Among the many twists in the delicious plot are a scam involving a forgery of the first page of The Scarlet Letter, a disturbing revelation that takes place in a sperm bank, and an impossible, utopian dream of a rural refuge. Meanwhile, the wry and acerbic Nathan has undertaken something he calls The Book of Human Folly, in which he proposes "to set down in the simplest, clearest language possible an account of every blunder, every pratfall, every embarrassment, every idiocy, every foible, and every inane act I had committed during my long and checkered career as a man". But life takes over instead, and Nathan's despair is swept away as he finds himself more and more implicated in the joys and sorrows of others.
The Brooklyn Follies is Paul Auster's warmest, most exuberant novel, a moving and unforgettable hymn to the glories and mysteries of ordinary human life.
©2005 Paul Auster; (P)2005 HarperCollins Publishers, Inc.
"Auster has written a sublime soap opera about the ways in which people abandon and save one another. He captures a historical moment, our twisted America, and he offers a message of hope. Love will save us. We will save each other. Auster employs tough-guy talk and funny, believable stories of folly in his search for wisdom and goodness." (The Boston Globe)
"Probably the first authentic attempt to deal with the post--September 11 world . . . It is a multilayered tapestry, with whimsical chapter headings and Dickensian depth." (San Francisco Chronicle)
"A bighearted, life-affirming, tenderly comic yarn." (The Washington Post)
I was put off at first by what I thought was an unconnected series of vignettes about a self-pitying, self indulgent late middle aged white guy. But as I listened it became clear that Paul Auster had in fact captured not just a slice of life, but a fairly substantial cross section of it. That he set his story in Brooklyn, my home town, made this story all the more compeling to me, but even those who don't recognize the street names will recognize life's turns and the emotions they evoke as Auster describes them. By the end, I not only felt sympathy and kinship for Nathan Glass, the main character and narrator, butI felt as though Glass, and Auster, felt it for me.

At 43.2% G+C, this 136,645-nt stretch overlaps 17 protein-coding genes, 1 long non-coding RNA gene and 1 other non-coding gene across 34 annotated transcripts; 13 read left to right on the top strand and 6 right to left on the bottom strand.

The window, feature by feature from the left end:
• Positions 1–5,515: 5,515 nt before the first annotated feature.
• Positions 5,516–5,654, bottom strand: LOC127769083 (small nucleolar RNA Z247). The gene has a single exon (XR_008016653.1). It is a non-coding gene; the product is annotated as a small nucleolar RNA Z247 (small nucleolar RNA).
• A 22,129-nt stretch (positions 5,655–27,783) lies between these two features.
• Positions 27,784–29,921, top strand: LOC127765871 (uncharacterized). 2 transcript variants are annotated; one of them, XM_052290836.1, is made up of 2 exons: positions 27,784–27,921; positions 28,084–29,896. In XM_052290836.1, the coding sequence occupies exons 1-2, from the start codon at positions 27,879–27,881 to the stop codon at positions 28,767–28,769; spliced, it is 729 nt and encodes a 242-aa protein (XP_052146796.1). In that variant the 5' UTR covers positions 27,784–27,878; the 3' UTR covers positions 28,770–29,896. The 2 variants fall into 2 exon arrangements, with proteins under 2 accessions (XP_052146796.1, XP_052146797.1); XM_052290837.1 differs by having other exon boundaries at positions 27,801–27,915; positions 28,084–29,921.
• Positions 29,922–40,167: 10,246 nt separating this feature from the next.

This is a fast-moving, engrossing, and thoroughly enjoyable novel. It starts as Nathan moves to Brooklyn, supposedly to die. He is rather alone in the world, ashamed of his failed marriage and of his estrangement from his daughter. As the story progresses, a vivid cast of characters is introduced, inluding Nathan's long-lost nephew and niece, his grand niece, an eccentric rare book dealer with a criminal past, and various other characters from the Brooklyn neighborhood. Nathan's involvement in their lives gives meaning to his own, and through unpredictable twists of plot, he is transformed into someone with a more positive outlook on life. Beautifully written and well narrated by the author.
I have long loved Auster's books, but now I know that I have to listen to them, not just read them. I agree that 5 stars are not enough -- it has been completely satisfying listening to this wonderful book. The pacing provided frequent, unpredictable surprises. The reflections of Nathan on everything around and inside him are fresh, certainly not detached, and they moved me frequently. I was uneasy sometimes about everything moving to too many happy endings, but the unease was unwarranted. I'll certainly listen to this one more than once.
One never knows. Confession: Considering myself literate, I have, nevertheless never "read" anything by Auster. Heard of him, but never read him. Wanted to get around to it, but not until now. Raised in Park Slope until I was eight, I hoped this tale would be the perfect introduction to Auster --a way to relate to him, to test him, to guage his worthiness. I'm hooked now.